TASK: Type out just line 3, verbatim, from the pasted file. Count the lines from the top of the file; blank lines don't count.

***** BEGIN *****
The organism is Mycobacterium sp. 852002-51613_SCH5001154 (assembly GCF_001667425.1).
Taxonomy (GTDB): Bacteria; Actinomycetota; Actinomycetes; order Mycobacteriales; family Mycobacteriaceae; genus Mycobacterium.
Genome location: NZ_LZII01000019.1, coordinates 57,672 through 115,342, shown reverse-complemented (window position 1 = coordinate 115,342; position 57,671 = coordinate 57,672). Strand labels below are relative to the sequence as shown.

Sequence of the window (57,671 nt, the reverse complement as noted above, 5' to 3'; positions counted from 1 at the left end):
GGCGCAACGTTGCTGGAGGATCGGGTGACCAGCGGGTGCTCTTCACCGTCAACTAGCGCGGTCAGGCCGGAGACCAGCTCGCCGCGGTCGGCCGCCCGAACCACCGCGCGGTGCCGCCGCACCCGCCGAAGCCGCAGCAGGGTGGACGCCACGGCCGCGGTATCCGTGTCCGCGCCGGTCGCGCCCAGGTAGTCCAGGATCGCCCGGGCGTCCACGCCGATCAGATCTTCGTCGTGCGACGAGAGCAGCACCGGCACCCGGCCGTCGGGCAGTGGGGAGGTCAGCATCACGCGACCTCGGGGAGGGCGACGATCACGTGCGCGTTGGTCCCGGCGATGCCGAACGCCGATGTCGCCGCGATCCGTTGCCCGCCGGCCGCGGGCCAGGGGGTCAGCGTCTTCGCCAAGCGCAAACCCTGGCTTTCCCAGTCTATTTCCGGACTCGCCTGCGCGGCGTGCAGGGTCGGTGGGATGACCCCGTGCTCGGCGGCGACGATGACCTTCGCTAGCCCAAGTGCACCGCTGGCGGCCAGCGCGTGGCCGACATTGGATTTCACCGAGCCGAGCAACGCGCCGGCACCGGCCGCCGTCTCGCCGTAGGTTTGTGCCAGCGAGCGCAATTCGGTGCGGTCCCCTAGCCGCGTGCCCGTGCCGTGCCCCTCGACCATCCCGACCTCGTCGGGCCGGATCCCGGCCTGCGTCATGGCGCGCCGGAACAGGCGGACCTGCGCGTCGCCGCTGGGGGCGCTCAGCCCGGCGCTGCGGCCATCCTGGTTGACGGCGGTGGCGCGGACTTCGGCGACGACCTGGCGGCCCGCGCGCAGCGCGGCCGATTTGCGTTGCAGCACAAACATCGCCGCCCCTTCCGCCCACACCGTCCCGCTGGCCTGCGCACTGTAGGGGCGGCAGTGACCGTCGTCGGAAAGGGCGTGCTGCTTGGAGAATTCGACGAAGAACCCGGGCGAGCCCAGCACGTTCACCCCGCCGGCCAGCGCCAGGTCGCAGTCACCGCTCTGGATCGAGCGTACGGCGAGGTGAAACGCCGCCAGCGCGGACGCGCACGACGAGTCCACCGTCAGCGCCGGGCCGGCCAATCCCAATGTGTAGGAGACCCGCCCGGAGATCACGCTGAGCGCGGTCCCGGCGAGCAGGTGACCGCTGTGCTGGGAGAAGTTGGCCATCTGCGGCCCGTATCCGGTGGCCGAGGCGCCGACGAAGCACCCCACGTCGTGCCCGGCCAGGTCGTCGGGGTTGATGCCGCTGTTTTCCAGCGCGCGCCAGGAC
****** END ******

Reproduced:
Genome location: NZ_LZII01000019.1, coordinates 57,672 through 115,342, shown reverse-complemented (window position 1 = coordinate 115,342; position 57,671 = coordinate 57,672). Strand labels below are relative to the sequence as shown.